29 March, 2005

A matter of life and death

Terri Schiavo lies dying in her hospital bed amidst the tug of war between Michael Schiavo (her husband cum guardian) vs. Bob and Mary Schindler (her parents).

This much-publicized incident has rocked the world. People have been taking sides based on faith, politics, human rights and what not. Criticisms are flying thick and fast. As for me, I am just wondering about some of the issues that Terri’s case has brought about in its wake.

1. Should we hold onto a terminally ill patient for years, waiting in hope for a miraculous cure or should we let them go? Like it or not, there are considerations at work here

  • The helplessness, pain and frustration of the patient and his/her caregivers. Those who have had to take care of a terminally ill patient clearly know how frustrating it can be to see a loved one suffering day after day as we pray on in the hope of a miracle. What horrors the patients themselves go through i cannot even begin to fathom.
  • The sheer economics of providing such long term medical care (over 15years in Terri’s case). In poorer countries, this would have been deemed a luxury that very few could afford

2. I feel that the right to die is as important as the right to live. However, in the absence of a living will, should another person’s word be considered absolute proof of a patient’s will to die? Or, should the fact that the body is not giving in so easily be seen as a will to live? I do not know the answer but I am sure this case will prompt more people to work out living wills so that there is no scope for debate and suspicion at a later date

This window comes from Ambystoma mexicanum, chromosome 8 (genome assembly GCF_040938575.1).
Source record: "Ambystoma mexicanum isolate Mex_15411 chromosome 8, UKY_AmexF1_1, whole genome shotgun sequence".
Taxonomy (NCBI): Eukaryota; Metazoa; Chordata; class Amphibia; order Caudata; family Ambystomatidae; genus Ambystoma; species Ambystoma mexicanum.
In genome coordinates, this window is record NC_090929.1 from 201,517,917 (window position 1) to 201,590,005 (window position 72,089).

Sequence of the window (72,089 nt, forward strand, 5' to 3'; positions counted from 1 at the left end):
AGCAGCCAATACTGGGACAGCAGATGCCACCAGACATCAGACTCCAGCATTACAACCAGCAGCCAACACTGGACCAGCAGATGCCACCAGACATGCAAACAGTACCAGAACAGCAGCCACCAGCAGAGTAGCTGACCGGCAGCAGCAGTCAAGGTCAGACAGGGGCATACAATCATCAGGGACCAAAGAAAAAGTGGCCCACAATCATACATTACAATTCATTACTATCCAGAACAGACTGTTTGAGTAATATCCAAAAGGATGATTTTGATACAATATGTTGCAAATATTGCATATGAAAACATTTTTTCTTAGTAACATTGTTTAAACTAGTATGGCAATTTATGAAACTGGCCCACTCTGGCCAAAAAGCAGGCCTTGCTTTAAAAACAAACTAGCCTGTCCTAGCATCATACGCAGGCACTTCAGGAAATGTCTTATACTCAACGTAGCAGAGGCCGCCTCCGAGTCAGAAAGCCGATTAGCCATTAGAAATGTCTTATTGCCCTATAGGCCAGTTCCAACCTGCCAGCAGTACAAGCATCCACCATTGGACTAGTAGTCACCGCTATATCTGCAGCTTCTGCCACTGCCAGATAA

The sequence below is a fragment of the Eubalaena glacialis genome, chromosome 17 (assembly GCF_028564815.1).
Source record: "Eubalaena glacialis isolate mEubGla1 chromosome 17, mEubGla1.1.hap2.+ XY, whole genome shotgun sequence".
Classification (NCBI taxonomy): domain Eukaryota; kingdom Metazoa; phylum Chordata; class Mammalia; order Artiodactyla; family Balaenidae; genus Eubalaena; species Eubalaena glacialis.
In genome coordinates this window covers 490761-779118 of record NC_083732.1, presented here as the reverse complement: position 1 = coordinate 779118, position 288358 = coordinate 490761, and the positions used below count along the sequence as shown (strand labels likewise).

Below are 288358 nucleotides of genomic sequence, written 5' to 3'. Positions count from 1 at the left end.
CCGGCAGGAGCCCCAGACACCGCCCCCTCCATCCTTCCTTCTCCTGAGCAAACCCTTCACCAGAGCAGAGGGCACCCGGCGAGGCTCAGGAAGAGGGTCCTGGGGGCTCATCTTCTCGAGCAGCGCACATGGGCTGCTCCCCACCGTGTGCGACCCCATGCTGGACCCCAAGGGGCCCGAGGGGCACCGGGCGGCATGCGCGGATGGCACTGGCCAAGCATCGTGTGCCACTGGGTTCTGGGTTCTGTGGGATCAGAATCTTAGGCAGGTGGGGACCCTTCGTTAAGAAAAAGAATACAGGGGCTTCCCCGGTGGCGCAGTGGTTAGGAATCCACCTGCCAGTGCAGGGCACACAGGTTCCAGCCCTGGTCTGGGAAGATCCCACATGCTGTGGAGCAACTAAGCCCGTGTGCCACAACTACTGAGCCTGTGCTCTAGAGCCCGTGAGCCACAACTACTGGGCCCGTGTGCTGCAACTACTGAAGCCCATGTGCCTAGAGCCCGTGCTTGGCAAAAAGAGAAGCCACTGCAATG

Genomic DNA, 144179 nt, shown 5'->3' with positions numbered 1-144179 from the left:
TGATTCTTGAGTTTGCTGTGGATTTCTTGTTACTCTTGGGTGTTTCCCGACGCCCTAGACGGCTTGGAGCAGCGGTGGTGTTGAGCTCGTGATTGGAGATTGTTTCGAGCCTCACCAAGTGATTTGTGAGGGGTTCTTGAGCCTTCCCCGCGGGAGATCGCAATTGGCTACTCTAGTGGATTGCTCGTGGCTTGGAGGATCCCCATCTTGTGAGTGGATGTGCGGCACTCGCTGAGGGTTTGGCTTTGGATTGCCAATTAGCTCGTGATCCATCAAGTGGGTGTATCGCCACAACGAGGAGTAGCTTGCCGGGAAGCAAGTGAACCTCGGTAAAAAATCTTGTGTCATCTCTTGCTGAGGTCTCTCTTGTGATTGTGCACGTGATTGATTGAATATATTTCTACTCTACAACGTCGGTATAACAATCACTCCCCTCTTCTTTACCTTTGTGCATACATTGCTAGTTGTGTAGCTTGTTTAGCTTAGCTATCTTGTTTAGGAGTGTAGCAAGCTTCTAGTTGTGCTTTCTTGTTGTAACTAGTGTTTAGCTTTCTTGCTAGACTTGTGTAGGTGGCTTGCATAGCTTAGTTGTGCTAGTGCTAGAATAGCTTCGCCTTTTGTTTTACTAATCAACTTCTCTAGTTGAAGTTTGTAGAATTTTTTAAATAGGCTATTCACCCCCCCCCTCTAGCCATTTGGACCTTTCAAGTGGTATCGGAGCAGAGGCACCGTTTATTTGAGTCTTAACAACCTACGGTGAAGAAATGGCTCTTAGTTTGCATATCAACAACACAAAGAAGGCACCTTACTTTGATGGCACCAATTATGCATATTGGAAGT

3. Many terminally ill patients have sought out death. However, does death have to be such a slow, long drawn process as in Terri’s case, where starvation has been the chosen route? The doctors seem divided over the issue whether lack of food and water is causing Terri any pain. On the one hand, medical analogies are being cited to say there cannot be pain but on the other hand, morphine doses are being given to alleviate the pain if any. So what is it? Can anyone really know? And what must it be like to be in her parent’s shoes to sit helplessly by her bedside watching her slipping away in bits, not knowing…?

4. Should a person’s guardianship rest solely with a spouse, while the parents are still alive? Parents who have given Terri life only to watch helplessly as it is taken away by the State at another’s insistence? Can anyone blame them for accusing Michael who has anyway moved on in life – made a home with another woman and even started a family of his own, a family that will not be legitimate until Terri dies? But then again I am left wondering if it can all be so simplistic. Why would a man who has found love again not simply move on by divorcing an ailing wife and returning her to her parents’ custody? Why live through the accusations that the world is heaping on him and maybe on his family as well? Why would a man who at one point had taken the pains to study nursing so that he could care for his wife now fight the world to let her go? Is it really about money and gaining freedom as his accusers point out? And then, is it totally unthinkable that parents (knowingly or unknowingly) do not always know/act in the best interest of their child and that someone else may understand that person much better?

5. How much should a government and its legalities intrude into the lives of people, especially when no crime has been committed? Should they have the last say in matters that are entirely personal in nature or should they restrict their jurisdiction to more global and societal matters, leaving people to run their individual lives in peace under the shelter and safety net that a government provides?

And last but not the least I am left stunned by the irony of fate. An eating disorder has brought Terri where she is today. And to think that her death should come about by withdrawal of food and water makes me wonder...really wonder...

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